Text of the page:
(f) Application Procedure:
Application for either Fixed or individual Drawback Facilities should file the following documents to the Duty Drawback Committee.
(i) Completed new application form for Duty Drawback Rate/Refund obtained from the Duty Drawback Rate/Refund obtained from Duty Drawback Secretariat and all Zonal Offices of the Nigerian Export Promotion Council
(ii) Attach clear photocopies of the following documents in triplicates:
Import bill of entry for Home use (Customs and Excise Form C 188) for the respective raw material inputs used for the export production.
Import bill of landing for the raw material inputs used for the export production.
Letter of contract agreement between the Trading Company and producer in cases where the Trading Company is applying for the facility
Current registration certificate with NEPC
(iii) In addition to the above documents, all applications for refunds should be filed with the following in triplets:
Export Bill of Entry for Non-Domestic Goods (Customs and Excise Form sale 98)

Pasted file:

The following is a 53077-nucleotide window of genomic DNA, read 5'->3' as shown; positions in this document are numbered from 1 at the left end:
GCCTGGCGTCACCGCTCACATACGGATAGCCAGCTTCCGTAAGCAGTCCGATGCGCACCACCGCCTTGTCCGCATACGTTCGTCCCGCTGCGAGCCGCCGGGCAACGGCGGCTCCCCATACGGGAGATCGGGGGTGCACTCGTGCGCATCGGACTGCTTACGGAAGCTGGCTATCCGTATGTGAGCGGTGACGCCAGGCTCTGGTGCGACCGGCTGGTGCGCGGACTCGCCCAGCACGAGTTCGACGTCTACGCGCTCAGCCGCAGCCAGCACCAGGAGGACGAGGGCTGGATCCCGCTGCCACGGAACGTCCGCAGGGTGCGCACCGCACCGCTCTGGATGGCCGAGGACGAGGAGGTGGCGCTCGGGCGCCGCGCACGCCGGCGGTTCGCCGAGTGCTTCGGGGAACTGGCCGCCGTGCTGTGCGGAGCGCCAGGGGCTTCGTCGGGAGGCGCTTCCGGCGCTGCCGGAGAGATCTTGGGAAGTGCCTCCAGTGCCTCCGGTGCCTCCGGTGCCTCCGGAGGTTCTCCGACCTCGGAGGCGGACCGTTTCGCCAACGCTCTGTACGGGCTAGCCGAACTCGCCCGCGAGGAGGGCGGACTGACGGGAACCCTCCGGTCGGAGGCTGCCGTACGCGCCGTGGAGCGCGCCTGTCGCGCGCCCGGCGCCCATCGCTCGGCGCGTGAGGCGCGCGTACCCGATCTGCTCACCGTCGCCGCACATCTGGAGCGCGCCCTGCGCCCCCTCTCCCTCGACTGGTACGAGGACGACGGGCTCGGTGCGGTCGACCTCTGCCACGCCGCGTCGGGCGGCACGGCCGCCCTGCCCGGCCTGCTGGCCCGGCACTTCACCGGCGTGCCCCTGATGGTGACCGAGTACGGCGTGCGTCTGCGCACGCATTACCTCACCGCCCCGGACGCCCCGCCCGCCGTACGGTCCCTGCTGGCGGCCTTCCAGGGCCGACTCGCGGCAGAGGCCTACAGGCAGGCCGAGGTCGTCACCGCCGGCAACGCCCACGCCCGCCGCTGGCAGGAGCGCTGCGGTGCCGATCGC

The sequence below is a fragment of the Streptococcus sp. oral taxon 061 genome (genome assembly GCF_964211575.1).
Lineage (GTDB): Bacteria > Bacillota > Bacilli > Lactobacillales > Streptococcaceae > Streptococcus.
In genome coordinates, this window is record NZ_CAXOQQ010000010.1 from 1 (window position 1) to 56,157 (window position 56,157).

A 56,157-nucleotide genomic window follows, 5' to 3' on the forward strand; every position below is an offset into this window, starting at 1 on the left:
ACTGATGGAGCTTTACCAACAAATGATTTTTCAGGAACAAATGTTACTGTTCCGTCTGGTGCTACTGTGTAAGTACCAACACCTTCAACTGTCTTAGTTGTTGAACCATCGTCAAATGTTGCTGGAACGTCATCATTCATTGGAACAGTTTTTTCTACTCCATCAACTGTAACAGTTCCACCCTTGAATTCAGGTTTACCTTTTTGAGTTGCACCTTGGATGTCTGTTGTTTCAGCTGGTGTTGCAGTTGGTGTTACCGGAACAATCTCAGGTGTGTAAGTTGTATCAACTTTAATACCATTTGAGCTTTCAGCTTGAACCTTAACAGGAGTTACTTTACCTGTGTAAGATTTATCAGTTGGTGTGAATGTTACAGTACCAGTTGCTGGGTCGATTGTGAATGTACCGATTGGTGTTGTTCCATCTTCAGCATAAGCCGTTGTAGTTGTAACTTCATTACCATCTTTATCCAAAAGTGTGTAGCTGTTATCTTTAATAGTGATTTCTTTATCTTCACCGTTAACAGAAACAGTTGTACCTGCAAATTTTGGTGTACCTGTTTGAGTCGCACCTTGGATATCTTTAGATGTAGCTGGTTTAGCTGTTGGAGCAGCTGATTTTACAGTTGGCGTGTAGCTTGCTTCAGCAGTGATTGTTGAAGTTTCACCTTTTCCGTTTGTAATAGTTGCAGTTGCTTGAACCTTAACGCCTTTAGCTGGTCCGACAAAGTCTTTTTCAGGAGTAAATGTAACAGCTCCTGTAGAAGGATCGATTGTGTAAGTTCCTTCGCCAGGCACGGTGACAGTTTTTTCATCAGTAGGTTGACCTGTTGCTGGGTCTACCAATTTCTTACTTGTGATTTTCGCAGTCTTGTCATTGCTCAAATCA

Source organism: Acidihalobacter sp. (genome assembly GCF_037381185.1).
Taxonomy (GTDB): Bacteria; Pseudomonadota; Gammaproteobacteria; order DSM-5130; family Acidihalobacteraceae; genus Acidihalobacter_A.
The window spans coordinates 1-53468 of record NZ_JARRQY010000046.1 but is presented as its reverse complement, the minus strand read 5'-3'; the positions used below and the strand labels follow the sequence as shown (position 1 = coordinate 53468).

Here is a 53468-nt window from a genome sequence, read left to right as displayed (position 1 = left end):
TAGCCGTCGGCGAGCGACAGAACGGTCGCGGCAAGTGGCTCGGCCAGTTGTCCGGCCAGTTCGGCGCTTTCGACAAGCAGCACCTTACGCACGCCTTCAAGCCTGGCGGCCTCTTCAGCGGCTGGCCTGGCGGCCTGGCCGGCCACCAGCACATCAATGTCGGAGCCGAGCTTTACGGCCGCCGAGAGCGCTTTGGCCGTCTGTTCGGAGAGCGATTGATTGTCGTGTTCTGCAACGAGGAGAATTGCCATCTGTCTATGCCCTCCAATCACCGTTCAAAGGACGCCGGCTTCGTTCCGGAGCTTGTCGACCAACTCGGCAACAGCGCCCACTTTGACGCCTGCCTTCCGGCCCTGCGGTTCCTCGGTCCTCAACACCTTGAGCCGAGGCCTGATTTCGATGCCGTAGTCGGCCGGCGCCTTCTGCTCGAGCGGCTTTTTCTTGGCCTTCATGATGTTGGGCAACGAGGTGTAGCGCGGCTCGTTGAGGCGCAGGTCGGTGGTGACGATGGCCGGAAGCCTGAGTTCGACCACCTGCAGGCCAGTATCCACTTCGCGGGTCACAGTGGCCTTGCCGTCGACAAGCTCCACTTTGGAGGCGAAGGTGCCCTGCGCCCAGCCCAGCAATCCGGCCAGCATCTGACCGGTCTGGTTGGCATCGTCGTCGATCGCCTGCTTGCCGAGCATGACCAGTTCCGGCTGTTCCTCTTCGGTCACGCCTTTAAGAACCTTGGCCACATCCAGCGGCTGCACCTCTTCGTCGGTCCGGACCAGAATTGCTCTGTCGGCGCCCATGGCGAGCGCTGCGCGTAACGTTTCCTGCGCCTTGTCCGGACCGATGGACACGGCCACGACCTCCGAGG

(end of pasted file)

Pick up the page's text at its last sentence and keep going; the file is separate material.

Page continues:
(iv) Bank Bond to be issued by a recognized Bank or Insurance Company to the tune of 60 per cent upfront payment approved by the Committee as duty drawback refund and to guarantee the refund of any overpayment made to the exporter.
(g) Rules of Duty Drawback Application and Processing:
The following rules have to be observed to simplify the processing procedures:
(i) For the same export product defined in an export entry documents, all inputs used to produce a given export article should be treated as part of a single application and therefore cannot be divided into separate duty drawback applications.
If imported inputs, registered in a single import entry document are sub-divided and used for production of more than one export consignment, the import entry document should include information on the production of inputs and the balance remaining to be used.
(ii) Export Expansion Grant (EEG) Scheme
(a) Incentive rates:
The scheme will operate the “Weighted Eligibility Criteria” in assessing application for EEG. The baseline data as supplied by individual applicant company would be used in its assessment. Thus the method of assessment is company specific. A company’s EEG assessment would be conducted once yearly and the determined rate will apply throughout the year.